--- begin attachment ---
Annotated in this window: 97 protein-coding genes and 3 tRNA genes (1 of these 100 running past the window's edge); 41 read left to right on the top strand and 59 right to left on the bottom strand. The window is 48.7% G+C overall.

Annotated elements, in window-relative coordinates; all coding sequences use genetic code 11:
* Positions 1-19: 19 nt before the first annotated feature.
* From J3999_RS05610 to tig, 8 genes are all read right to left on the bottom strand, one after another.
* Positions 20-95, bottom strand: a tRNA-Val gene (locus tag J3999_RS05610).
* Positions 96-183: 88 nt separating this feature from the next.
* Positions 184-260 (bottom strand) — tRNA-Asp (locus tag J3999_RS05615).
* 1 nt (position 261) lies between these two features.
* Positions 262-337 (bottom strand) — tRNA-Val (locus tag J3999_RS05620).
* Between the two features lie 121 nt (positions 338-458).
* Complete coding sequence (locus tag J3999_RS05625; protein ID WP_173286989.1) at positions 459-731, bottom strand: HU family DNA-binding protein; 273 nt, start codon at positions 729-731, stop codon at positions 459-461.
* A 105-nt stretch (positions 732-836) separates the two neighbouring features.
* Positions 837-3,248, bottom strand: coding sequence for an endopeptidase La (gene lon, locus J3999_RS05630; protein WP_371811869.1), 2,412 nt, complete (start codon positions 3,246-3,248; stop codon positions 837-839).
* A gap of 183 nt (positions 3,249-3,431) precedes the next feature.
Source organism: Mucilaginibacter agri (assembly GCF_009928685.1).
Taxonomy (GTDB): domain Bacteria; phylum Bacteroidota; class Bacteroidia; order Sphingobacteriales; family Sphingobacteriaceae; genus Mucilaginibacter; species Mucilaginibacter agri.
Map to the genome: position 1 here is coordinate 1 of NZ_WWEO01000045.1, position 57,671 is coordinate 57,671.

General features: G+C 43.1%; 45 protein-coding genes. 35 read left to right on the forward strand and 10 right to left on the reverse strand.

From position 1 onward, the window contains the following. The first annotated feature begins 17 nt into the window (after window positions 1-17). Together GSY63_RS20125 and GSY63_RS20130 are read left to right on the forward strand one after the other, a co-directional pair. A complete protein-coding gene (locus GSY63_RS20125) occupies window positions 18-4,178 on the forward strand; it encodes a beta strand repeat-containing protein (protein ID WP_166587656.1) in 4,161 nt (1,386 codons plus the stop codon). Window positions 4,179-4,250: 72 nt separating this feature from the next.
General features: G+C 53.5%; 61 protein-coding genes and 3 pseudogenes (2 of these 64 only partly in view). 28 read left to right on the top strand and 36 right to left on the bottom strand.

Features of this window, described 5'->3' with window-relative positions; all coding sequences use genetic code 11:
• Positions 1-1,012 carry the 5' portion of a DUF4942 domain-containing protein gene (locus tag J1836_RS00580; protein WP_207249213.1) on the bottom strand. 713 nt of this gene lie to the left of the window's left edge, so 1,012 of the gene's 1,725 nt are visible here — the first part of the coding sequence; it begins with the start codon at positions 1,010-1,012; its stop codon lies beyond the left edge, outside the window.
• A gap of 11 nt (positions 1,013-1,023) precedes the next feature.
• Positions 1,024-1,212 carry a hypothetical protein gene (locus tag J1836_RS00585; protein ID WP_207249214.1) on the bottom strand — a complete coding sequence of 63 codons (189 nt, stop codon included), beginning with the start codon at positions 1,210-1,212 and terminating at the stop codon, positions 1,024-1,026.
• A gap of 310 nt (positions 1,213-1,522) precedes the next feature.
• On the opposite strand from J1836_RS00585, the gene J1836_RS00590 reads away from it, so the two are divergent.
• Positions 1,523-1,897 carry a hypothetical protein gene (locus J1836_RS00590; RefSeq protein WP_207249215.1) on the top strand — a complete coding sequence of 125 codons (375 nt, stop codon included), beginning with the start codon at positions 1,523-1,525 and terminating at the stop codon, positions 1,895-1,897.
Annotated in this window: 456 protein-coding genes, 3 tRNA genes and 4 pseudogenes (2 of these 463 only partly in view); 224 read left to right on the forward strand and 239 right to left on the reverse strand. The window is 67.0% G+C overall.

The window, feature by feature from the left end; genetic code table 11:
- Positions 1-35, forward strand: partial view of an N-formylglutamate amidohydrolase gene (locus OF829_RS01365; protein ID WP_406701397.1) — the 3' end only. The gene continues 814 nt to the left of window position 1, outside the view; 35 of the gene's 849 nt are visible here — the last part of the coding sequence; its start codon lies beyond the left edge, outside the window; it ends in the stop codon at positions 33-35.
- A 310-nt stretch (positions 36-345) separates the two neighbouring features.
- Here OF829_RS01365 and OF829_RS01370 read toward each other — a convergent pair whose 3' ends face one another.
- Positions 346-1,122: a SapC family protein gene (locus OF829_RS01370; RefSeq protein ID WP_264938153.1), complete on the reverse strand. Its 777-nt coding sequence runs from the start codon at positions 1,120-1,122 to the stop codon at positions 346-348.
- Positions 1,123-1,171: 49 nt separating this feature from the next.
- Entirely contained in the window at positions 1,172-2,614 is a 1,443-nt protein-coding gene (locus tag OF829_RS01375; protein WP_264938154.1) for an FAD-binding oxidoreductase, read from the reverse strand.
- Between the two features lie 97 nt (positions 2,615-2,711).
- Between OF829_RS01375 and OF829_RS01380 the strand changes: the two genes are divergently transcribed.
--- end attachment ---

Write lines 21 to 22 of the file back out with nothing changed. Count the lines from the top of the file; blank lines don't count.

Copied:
Features of this window, described 5'->3' with window-relative positions; all coding sequences use genetic code 11:
• Positions 1-1,012 carry the 5' portion of a DUF4942 domain-containing protein gene (locus tag J1836_RS00580; protein WP_207249213.1) on the bottom strand. 713 nt of this gene lie to the left of the window's left edge, so 1,012 of the gene's 1,725 nt are visible here — the first part of the coding sequence; it begins with the start codon at positions 1,010-1,012; its stop codon lies beyond the left edge, outside the window.